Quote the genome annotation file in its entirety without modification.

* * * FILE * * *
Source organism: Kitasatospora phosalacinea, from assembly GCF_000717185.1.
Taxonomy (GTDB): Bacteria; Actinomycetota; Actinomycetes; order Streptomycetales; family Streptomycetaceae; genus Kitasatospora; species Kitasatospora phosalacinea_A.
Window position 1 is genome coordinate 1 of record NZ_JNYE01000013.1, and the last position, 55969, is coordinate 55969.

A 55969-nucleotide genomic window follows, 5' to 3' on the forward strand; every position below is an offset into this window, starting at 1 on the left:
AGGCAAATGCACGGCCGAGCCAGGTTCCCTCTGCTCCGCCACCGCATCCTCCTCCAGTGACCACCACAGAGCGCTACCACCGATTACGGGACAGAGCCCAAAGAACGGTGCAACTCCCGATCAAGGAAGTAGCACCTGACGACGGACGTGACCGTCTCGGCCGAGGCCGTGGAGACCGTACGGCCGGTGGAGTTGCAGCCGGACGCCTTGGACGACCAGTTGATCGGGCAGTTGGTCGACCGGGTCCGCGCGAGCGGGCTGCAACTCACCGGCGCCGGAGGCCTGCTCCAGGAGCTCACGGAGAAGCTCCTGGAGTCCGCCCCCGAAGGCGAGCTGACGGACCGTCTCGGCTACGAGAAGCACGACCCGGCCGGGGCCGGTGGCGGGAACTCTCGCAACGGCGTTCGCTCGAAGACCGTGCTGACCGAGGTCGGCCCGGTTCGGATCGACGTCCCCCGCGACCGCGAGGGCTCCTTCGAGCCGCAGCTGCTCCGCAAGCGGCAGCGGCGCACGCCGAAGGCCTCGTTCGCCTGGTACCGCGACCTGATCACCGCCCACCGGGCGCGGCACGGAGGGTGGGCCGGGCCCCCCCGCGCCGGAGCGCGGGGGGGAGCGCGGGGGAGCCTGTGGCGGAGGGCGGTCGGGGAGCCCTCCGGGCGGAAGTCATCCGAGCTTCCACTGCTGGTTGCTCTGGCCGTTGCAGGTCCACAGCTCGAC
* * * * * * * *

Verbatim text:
Source organism: Kitasatospora phosalacinea, from assembly GCF_000717185.1.
Taxonomy (GTDB): Bacteria; Actinomycetota; Actinomycetes; order Streptomycetales; family Streptomycetaceae; genus Kitasatospora; species Kitasatospora phosalacinea_A.
Window position 1 is genome coordinate 1 of record NZ_JNYE01000013.1, and the last position, 55969, is coordinate 55969.

A 55969-nucleotide genomic window follows, 5' to 3' on the forward strand; every position below is an offset into this window, starting at 1 on the left:
AGGCAAATGCACGGCCGAGCCAGGTTCCCTCTGCTCCGCCACCGCATCCTCCTCCAGTGACCACCACAGAGCGCTACCACCGATTACGGGACAGAGCCCAAAGAACGGTGCAACTCCCGATCAAGGAAGTAGCACCTGACGACGGACGTGACCGTCTCGGCCGAGGCCGTGGAGACCGTACGGCCGGTGGAGTTGCAGCCGGACGCCTTGGACGACCAGTTGATCGGGCAGTTGGTCGACCGGGTCCGCGCGAGCGGGCTGCAACTCACCGGCGCCGGAGGCCTGCTCCAGGAGCTCACGGAGAAGCTCCTGGAGTCCGCCCCCGAAGGCGAGCTGACGGACCGTCTCGGCTACGAGAAGCACGACCCGGCCGGGGCCGGTGGCGGGAACTCTCGCAACGGCGTTCGCTCGAAGACCGTGCTGACCGAGGTCGGCCCGGTTCGGATCGACGTCCCCCGCGACCGCGAGGGCTCCTTCGAGCCGCAGCTGCTCCGCAAGCGGCAGCGGCGCACGCCGAAGGCCTCGTTCGCCTGGTACCGCGACCTGATCACCGCCCACCGGGCGCGGCACGGAGGGTGGGCCGGGCCCCCCCGCGCCGGAGCGCGGGGGGGAGCGCGGGGGAGCCTGTGGCGGAGGGCGGTCGGGGAGCCCTCCGGGCGGAAGTCATCCGAGCTTCCACTGCTGGTTGCTCTGGCCGTTGCAGGTCCACAGCTCGAC